WORM’S EYEVIEW: Let’s get serious about good governance

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CAGAYAN DE ORO CITY (MindaNews/06 Jan.) — We really should get serious about good governance and learn how to behave like mature citizens of a democracy.

Mature citizens of a democracy actively participate in government affairs and see to the smooth functioning of their community’s governing processes.

They do so because democracy is meaningless unless it’s a “government of the people, by the people, and for the people.”

An involved citizenry is essential for democracy and for good governance. First of all, it is citizens that establish government, not the officials.

Citizens elect the officials. Whatever plans or programs the officials formulate are validated or approved by the citizens; at least they’re supposed to.

The taxes citizens pay makes it possible for government to operate and to carry on.

Depending on the government’s performance, citizens decide intervals whether to retain or replace it.

Get Involved, Show up for Meetings

Thus unless citizens take their role, duties, and responsibilities seriously, it is futile to speak of good governance. As the Gising Barangay Movement puts it, “Government is everybody’s business; if you’re not involved, you can’t expect good governance!”

Getting involved need not be so demanding or time-consuming—the usual excuse people make when asked why they shirk citizen duties. In fact, adopting a few simple habits will do; simple but essential for government to operate efficiently.

One simple habit is to be present in community meetings and speak up. Very few do this and most of those who attend are the wrong sort of citizens. They show up for the refreshments or favors handed out by officials on such occasions. But they offer no ideas to solve community problems. They contribute nothing that improves or enhances the common good. They are passive, apathetic citizens.

On the other hand, those who do have something to share or contribute are nowhere—the professionals in the community: lawyers and doctors, engineers and architects, bankers and CPAs, pastors and bishops, teachers and nuns, business and technical people. With very few exceptions, they’re non-performing citizens.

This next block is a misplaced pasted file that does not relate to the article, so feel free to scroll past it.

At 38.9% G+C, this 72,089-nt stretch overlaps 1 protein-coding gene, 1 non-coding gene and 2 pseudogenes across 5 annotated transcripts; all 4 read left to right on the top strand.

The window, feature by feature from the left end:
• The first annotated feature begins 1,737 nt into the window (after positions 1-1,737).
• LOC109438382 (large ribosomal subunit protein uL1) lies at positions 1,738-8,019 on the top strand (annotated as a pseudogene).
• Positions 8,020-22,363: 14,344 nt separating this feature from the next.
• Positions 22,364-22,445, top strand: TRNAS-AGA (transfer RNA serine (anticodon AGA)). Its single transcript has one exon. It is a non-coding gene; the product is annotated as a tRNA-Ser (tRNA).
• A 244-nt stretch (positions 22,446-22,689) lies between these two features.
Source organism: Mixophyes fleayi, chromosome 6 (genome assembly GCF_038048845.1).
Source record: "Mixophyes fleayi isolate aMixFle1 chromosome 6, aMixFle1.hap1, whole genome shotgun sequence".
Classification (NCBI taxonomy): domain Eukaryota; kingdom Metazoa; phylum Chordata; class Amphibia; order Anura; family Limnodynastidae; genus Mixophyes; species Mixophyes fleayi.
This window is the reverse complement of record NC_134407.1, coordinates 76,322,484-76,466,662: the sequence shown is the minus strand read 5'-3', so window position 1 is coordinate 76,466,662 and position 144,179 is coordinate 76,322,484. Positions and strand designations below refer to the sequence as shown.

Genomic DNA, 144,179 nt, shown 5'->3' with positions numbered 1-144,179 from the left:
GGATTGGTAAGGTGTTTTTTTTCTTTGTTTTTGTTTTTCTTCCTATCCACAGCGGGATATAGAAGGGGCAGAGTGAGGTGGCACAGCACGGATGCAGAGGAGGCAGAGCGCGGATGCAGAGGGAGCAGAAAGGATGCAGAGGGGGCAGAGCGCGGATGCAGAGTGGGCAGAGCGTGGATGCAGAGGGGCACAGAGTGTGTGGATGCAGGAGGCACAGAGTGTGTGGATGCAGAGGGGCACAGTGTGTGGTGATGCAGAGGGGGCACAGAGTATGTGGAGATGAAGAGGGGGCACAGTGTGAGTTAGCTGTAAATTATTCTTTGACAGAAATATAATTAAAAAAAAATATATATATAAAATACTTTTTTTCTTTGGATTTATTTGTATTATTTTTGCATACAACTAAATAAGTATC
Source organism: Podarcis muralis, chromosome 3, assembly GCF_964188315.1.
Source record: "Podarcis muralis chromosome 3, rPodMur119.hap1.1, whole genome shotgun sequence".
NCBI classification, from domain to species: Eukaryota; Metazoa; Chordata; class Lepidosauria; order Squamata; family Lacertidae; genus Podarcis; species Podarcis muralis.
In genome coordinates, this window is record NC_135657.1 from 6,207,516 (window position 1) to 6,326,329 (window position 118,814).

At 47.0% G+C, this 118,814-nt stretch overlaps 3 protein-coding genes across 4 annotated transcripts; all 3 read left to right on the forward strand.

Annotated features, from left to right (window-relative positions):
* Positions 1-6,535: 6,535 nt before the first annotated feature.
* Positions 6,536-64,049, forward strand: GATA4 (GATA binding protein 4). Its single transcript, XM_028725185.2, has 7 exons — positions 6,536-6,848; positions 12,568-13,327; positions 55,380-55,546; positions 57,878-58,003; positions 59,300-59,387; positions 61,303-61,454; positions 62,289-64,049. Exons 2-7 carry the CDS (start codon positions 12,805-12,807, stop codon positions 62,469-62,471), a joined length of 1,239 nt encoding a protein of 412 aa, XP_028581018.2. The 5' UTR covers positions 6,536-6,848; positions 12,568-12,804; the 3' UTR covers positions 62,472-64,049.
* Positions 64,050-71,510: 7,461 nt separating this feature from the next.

They’re no help in resolving public issues, explaining or clarifying them, taking a stand or guiding others on what position to take.

For all intents and purposes, they might as well not be members of the community. They don’t share their knowledge, expertise, or insight. So the community is unable to form a consensus on what to do about such issues. They leave the community at a loss, a passive asset to the nation.

At the least, they should initiate local discussions, show up for meetings, share what they know, and take a stand.

Do your Homework

When public issues arise that ought to be resolved by the community, a citizen should do a little research, share the knowledge with neighbors and colleagues, ot draft a resolution for the Barangay Assembly to pass. It will guide the higher-ups to make decisions.

Why wait for surveys or referenda? Public issues should be resolved by the public, not by media, not by the pollsters, nor by just a few officials.

Take a Stand

In Mindanao, no community or barangay has bothered to take up the issue of whether it is fair for 75% of the wealth of the community should be allocated to the MILF. Why give it to this group only? Why not give it to all Mindanaons? And why does the government talk only to an armed group that relies on violence for leverage?

Then there are those communist insurgents. Why are civilian officials not involved in solving the problem of security for barangays? There’s too much reliance on government, police or the armed forces. The community has the greatest stake but it is sidelined.

What do barangay assemblies have to say about their own security? They are the first to be victimized when raiders disturb the peace and cause destruction or loss of lives. Are their officials and neighbors in connivance with the enemy? Serious questions, these.

What should the community and its neighborhoods do when threats arise? Why involve them in natural disasters only, but not in risks to their lives caused by insurgency? It’s their security and welfare that’s threatened. Are they ever consulted on their proper role?

What to do with Disloyalty

How about officials who cooperate with or support insurgents? What should the constituents do about them? Should they be charged or reported to higher authority? Disloyalty to the Republic is treason. Failure to protect citizens, especially law-abiding ones, is dereliction of duty.

Officials who excuse themselves for fear of being harmed have no business staying in office and getting paid. They’re supposed to champion the citizens, to defend and protect them. (MindaViews is the opinion section of MindaNews. Manny Valdehuesa writes from Cagayan de Oro and is the president and national convenor of Gising Barangay Movement Inc. He can be reached at valdehuesa@gmail.com.)

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